The effect of the type of training (errorless and errorfull) on the learning of golf-putting skill and self-efficacy in children with different motor and Cognitive ability
1Master Student of Physical education in Kharazmi University, Tehran, Iran
2Assistant professor of Physical education in Kharazmi University, Tehran, Iran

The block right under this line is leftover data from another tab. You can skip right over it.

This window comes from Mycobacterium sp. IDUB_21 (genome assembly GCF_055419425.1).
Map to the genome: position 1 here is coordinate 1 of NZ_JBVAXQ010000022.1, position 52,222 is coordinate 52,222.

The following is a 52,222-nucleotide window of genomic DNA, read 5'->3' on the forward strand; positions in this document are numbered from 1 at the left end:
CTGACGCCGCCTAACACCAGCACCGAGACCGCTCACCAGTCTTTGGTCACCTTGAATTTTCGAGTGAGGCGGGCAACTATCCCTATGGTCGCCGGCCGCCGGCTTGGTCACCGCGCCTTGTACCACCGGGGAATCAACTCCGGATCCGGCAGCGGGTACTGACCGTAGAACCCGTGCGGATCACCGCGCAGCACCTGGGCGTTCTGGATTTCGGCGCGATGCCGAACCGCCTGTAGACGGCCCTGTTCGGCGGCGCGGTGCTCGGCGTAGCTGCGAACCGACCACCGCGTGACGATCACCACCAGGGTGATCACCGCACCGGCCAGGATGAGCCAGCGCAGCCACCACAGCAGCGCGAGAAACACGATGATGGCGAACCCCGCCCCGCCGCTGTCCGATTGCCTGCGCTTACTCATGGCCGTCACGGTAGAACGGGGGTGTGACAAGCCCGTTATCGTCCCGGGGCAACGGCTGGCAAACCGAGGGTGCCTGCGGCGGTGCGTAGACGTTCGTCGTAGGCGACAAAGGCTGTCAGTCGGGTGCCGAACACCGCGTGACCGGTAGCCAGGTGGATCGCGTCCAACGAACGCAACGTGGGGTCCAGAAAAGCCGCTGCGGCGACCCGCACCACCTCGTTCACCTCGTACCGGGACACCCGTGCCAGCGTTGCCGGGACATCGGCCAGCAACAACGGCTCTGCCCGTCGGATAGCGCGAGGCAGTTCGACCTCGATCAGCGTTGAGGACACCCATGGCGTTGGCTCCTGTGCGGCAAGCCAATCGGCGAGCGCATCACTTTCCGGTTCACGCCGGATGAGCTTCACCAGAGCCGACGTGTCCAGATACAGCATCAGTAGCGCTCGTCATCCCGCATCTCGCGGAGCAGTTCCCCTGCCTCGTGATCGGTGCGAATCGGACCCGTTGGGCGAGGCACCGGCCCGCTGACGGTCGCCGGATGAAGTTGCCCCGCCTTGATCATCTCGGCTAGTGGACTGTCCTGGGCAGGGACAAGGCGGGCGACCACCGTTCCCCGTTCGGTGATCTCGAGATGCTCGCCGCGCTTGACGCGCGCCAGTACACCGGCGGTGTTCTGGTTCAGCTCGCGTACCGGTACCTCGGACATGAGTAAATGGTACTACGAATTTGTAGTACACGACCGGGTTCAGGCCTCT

The benefits of implicit and explicit motor learning approaches in young adults have been studied extensively, but much less in children. The purpose of this study was to investigate the effect of exercise type (low and high error) on learning golf pot skills and self-efficacy in children with different motor and cognitive abilities. 120 students of the district 6 of Tehran who had no golf practice were selected. First, the motor and cognitive (working memory) abilities of children was measured. Secondly children with motor and cognitive abilities scores in the upper and lower quartile learned a golf-putting skill in either an errorless (implicit) or error full (explicit) learning condition. Four groups were formed: Errorless High-Abilities, Errorless Low-Abilities, Error full High-Abilities, and error full Low-Abilities. Learning consisted of 300 practice trials, while testing included a 50-trial retention test, followed by a 50-trial secondary task transfer test, and another 50-trial retention test. Analysis of variance for repeated measures and independent t-test was used for data analysis. Results showed no significant difference in acquisition phase, and significant difference in immediate and delayed retention phase, dual task transfer between the two training groups (P˂0.05). Also, t-test results showed no significant difference between self-efficacy in the two groups. Findings showed that errorless learning conditions were significantly more effective than error full learning without self-efficacy mediation for students with low motor and cognitive ability. Further research is recommended to examine the compatibility of implicit and explicit approaches for children of different abilities with CP or ADHD disorders.